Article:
A new look at social issues

26 April 2018 | EducationCommunity
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The Chua Thian Poh Community Leadership Centre Symposium 2018 attracted 225 participants, including students and practitioners in the social service sector

The Chua Thian Poh Community Leadership Centre Symposium at NUS University Town on 23 April saw students speaking passionately about the research they had conducted in various areas, ranging from how community partners and neighbours can enable the elderly to take ownership of their well-being to reintegrating ex-offenders into society. Mr Desmond Lee, Minister for Social and Family Development and Second Minister for National Development graced the occasion as Guest-of-Honour.

Students from schools across NUS formed project groups to work on various research topics. Speaking of the six presentations at the Symposium, Associate Professor Albert Teo, Director of the Chua Thian Poh Community Leadership Centre said, “The common thread in all the presentations this year is that the voices of the people on the ground do matter. Social policies and intervention programmes need to take into account individual and community narratives. Only then would policies and programmes be effective and impactful.”

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Mr Lee (3rd from left) held a dialogue with the participants

Jocelyn Joy Gwee, a Year 3 NUS Arts and Social Sciences (FASS) student; Year 2 Yale-NUS College student Dinh Hai Bao Lien; and FASS alumna Ms Amanda Tang conducted research on the various forms of prosocial networks — positive helpful relationships — that could support ex-offenders in Singapore, such as family, friends, work and religion. The group found that certain psychosocial traits such as positivism, autonomy and confidence were able to help them surmount obstacles and move towards not re-offending. Sharing how the topic appealed to her, Jocelyn said, “I thought it was interesting because prosocial networks have a lot to do with what I was learning in the social work curriculum — how support networks really play a role in helping an individual get better. I was also interested in [the ex-offenders’] life stories.”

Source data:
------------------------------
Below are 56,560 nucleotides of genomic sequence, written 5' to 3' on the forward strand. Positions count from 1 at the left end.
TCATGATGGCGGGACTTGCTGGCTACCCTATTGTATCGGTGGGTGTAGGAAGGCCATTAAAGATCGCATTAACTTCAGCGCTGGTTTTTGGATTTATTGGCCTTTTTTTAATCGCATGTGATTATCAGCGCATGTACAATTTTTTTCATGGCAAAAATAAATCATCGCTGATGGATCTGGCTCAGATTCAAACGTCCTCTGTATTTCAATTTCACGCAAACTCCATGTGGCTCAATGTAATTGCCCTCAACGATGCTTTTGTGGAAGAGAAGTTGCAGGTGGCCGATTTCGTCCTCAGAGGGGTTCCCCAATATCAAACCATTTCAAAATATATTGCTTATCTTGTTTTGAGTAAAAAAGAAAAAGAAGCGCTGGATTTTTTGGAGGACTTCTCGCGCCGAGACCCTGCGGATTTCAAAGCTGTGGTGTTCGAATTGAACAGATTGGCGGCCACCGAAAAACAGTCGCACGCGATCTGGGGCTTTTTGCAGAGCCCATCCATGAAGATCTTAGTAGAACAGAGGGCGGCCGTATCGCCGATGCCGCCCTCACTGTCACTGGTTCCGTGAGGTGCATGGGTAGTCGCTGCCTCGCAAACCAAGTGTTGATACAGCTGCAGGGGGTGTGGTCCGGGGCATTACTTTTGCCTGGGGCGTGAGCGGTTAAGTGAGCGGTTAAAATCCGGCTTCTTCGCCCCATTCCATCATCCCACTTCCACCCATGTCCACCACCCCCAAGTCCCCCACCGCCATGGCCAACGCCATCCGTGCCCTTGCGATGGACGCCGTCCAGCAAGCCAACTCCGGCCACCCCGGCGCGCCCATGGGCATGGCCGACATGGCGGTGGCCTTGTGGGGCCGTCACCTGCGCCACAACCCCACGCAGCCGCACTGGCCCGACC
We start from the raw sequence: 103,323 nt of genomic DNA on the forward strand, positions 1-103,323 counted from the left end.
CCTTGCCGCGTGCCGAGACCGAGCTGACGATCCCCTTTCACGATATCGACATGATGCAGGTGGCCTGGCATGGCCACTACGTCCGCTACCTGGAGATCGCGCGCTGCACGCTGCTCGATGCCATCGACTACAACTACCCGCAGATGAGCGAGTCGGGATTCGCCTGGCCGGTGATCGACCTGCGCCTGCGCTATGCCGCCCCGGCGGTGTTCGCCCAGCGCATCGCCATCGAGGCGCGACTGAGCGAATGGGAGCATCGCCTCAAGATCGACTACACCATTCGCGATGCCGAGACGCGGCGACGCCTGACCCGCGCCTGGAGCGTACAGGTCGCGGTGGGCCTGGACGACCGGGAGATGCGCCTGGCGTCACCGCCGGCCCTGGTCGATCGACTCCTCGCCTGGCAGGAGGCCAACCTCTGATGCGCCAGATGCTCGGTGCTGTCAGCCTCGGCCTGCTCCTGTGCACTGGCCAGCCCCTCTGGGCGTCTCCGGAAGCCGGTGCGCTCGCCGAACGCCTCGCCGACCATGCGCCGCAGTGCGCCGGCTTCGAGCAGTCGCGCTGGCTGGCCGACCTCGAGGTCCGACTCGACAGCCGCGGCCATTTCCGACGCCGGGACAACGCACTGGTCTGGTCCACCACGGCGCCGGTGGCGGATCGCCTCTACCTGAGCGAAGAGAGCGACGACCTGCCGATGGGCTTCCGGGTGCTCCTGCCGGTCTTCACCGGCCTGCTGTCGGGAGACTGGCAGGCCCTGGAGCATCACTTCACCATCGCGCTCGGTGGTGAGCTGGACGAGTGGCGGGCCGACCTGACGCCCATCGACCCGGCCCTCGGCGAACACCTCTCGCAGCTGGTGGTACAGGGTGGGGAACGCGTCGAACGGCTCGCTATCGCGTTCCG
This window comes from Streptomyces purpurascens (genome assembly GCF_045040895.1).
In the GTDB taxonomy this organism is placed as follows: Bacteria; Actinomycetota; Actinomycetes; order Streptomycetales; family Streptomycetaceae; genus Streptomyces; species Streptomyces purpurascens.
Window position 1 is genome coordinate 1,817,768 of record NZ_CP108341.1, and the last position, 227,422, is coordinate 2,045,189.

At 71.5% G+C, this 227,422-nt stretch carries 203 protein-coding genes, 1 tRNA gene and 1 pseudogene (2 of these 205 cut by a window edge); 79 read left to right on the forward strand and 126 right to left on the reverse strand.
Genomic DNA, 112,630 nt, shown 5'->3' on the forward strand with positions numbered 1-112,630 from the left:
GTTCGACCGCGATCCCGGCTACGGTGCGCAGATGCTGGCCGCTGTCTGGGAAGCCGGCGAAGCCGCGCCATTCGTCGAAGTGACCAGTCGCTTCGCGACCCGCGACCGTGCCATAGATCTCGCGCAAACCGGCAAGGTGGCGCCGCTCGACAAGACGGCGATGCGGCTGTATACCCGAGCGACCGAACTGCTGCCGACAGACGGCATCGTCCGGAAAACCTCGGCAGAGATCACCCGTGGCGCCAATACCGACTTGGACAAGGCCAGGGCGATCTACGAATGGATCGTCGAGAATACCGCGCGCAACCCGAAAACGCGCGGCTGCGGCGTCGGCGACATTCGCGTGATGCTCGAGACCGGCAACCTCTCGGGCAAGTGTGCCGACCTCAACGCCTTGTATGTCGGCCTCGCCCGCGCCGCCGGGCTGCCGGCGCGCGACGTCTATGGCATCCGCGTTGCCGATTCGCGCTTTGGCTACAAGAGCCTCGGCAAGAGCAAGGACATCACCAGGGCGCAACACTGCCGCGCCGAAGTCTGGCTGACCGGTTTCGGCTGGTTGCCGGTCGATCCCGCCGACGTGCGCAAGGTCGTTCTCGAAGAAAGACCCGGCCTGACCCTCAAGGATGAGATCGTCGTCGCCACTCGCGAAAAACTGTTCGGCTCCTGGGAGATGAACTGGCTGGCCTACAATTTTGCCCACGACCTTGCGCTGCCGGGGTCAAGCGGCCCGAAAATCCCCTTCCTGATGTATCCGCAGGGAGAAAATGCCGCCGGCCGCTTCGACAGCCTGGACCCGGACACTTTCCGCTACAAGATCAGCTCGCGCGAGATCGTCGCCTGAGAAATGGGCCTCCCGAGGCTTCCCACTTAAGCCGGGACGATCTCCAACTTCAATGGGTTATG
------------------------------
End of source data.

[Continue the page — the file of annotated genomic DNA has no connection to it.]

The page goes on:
The common thread in all the presentations this year is that the voices of the people on the ground do matter. Social policies and intervention programmes need to take into account individual and community narratives. Only then would policies and programmes be effective and impactful.

Year 4 NUS Science and University Scholars Programme (USP) student Lai Wei Xuan, together with NUS Engineering and USP alumna Ms Annabelle Ng as well as Year 2 NUS Yong Loo Lin School of Medicine student Nowel Tan, gathered feedback from seniors in various regions. The group developed four personas including Immobile Imran and Sociable Sangeetha, together with accompanying needs, aspirations and pain points. They found that mobility and social networks played an important role in helping elderly patients manage their healthcare needs independently. Wei Xuan said that the team chose to develop healthcare personas in order to empower their partner National Healthcare Group by providing them with a different perspective on their clients.

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Year 3 FASS student Phyllis Ho (right) speaking to Mr Lee on her project

Other presentations touched on issues such as enhancing the nursing home experience and analysing the provision of social services.

The Chua Thian Poh Community Leadership Centre Symposium was inaugurated in 2011. To date, 366 students have been inducted as Fellows, with more than 100 meaningful projects completed.